Senate Bill 14, the voter identification law passed by the Texas Legislature in 2011 but so far blocked by the federal courts, has been a source of confusion and concern for some voters. Among other changes to voting procedures, the law would require that most voters present a non-expired photo ID at their polling place in order to cast a ballot.
Some state legislators, such as Sen. Rodney Ellis (D-Houston), complained that the extensive media coverage of the issue often failed to get across to the public that the law has not gone into effect. As part of her voter education campaign, Andrade emphatically reminds voters that S.B. 14 is not being enforced, and believes that the issue will not significantly affect the November ballot.
“The simple message is: there is no voter ID, you continue to vote in the same manner that you’ve always voted – that is, by presenting your voter registration card, or for a list of documents you can go on our website,” Andrade said. “I don’t want to confuse the public by going into detail. The simple message is there’s no voter ID.
“And I’m not asked that often,” Andrade adds. “In fact, I’m usually the one that has to prompt that and say, ‘I want to remind everyone that there’s no voter ID.’”
Likewise, Andrade believes that the recent controversy surrounding a directive to county voting officials to purge deceased Texans from the voter rolls should not weigh on the minds of voters. A lawsuit was filed by four living voters who each received a letter warning them that their voter registrations would be canceled if they didn’t prove within 30 days that they were alive. The four plaintiffs were among approximately 80,000 voters who were identified as “potentially deceased” by federal records.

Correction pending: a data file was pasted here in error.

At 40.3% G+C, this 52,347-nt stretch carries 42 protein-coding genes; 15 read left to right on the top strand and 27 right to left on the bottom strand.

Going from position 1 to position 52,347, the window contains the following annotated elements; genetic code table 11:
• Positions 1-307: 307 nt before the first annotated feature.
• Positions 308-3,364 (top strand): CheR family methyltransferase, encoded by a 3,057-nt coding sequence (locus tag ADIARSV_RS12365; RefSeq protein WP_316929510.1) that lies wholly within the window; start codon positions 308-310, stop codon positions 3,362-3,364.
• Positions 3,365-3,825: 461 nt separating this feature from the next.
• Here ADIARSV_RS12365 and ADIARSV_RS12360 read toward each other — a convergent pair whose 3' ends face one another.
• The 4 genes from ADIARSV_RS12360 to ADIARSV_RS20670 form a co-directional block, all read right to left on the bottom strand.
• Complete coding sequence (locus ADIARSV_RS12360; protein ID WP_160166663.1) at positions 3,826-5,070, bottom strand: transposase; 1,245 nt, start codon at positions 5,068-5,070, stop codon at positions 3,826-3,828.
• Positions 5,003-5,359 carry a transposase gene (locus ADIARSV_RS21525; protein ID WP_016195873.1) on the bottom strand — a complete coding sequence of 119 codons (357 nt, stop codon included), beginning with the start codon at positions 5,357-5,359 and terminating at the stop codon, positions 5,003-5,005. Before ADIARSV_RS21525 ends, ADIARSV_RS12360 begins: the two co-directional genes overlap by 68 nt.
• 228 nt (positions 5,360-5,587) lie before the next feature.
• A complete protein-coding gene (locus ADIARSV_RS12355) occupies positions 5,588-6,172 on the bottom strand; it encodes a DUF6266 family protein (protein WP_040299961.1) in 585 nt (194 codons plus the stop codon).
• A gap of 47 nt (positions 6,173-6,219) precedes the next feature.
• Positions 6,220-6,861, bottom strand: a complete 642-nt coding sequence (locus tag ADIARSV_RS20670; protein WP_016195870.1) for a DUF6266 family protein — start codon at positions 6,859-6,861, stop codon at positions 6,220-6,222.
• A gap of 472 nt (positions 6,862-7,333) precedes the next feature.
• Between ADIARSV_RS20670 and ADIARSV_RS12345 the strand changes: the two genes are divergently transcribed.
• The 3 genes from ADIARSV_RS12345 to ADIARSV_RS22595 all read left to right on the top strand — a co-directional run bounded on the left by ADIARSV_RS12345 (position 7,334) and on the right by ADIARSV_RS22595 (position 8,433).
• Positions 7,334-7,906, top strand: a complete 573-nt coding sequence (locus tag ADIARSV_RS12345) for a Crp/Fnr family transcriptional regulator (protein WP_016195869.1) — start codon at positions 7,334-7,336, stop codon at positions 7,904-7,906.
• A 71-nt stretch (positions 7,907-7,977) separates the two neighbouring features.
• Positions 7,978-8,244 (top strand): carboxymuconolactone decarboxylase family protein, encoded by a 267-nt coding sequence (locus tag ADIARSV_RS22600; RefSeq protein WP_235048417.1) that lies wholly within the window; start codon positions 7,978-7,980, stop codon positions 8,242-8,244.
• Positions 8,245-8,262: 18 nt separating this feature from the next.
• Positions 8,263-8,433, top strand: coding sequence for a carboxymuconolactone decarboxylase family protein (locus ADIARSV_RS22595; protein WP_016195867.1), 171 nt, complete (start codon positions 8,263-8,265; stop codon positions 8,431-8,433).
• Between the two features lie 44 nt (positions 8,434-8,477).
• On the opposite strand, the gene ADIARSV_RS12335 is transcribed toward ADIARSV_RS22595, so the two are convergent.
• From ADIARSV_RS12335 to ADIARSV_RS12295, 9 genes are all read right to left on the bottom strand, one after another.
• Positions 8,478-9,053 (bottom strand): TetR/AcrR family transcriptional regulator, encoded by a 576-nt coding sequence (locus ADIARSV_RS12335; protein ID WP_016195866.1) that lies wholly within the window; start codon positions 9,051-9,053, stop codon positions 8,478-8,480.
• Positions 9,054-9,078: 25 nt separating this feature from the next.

A settlement was reached that shifted the burden to county registrars who must now prove, in the case of such “weak” matches that rely on incomplete federal data, that a voter was actually deceased.
“My responsibility is to make sure that we provide a clean voter roll, which we’ve tried doing,” Andrade said. “We had a little setback, but the process continues. Those ‘strong’ matches have been removed, and in the case of the ‘weak’ matches, every election administrator is looking at that. So we don’t see anything that really changed other than we had a temporary setback.”
Andrade is at the beginning of her fifth year on the job asTexas’ chief elections officer. She credits her many years as an entrepreneur inSan Antoniofor her straightforward, no-nonsense approach to ensuring fair and orderly elections.
“My background is, I was a businesswoman, and so you gave me the goal and I went after it,” Andrade said. “My goal is to make sure that all Texans have all the information that they need, and that’s what I do. I go out every day – I just got back from a long week of travel, and visiting chambers of commerce, and visiting with any group that will hear us – so if you set me up, I’m there. That’s my commitment.”
Andrade anticipates a 22-hour workday on Nov. 6, starting at 7:01 a.m. when the polls open. She anticipates a night of tension and excitement, but also a night when the diligent work of election officials and poll workers will be sufficient to keep the machinery of voting running smoothly throughout the state.
“I am looking forward to a good election, and that’s because I know how hard our local election officials work on making that happen, and also I’m optimistic that ourTexasregistered voters will go out and vote.”
For any questions or concerns about voting, call 1-800-252-VOTE. The official elections website is http://www.votetexas.gov.